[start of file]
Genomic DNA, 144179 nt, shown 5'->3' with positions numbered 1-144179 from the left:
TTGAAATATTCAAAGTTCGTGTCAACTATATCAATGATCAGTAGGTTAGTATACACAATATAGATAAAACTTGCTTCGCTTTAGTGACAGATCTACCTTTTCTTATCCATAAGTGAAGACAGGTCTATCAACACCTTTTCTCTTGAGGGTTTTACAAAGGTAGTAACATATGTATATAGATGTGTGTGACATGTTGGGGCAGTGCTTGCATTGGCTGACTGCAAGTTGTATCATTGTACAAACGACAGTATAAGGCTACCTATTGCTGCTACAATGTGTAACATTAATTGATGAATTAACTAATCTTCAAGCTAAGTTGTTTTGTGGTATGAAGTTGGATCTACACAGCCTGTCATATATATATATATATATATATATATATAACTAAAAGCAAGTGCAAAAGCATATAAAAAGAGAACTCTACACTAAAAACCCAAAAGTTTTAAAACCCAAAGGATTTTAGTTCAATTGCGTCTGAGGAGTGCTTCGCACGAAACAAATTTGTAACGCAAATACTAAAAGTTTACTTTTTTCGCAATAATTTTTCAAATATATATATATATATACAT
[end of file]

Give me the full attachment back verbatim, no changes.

Genomic DNA, 144179 nt, shown 5'->3' with positions numbered 1-144179 from the left:
TTGAAATATTCAAAGTTCGTGTCAACTATATCAATGATCAGTAGGTTAGTATACACAATATAGATAAAACTTGCTTCGCTTTAGTGACAGATCTACCTTTTCTTATCCATAAGTGAAGACAGGTCTATCAACACCTTTTCTCTTGAGGGTTTTACAAAGGTAGTAACATATGTATATAGATGTGTGTGACATGTTGGGGCAGTGCTTGCATTGGCTGACTGCAAGTTGTATCATTGTACAAACGACAGTATAAGGCTACCTATTGCTGCTACAATGTGTAACATTAATTGATGAATTAACTAATCTTCAAGCTAAGTTGTTTTGTGGTATGAAGTTGGATCTACACAGCCTGTCATATATATATATATATATATATATATATAACTAAAAGCAAGTGCAAAAGCATATAAAAAGAGAACTCTACACTAAAAACCCAAAAGTTTTAAAACCCAAAGGATTTTAGTTCAATTGCGTCTGAGGAGTGCTTCGCACGAAACAAATTTGTAACGCAAATACTAAAAGTTTACTTTTTTCGCAATAATTTTTCAAATATATATATATATATACAT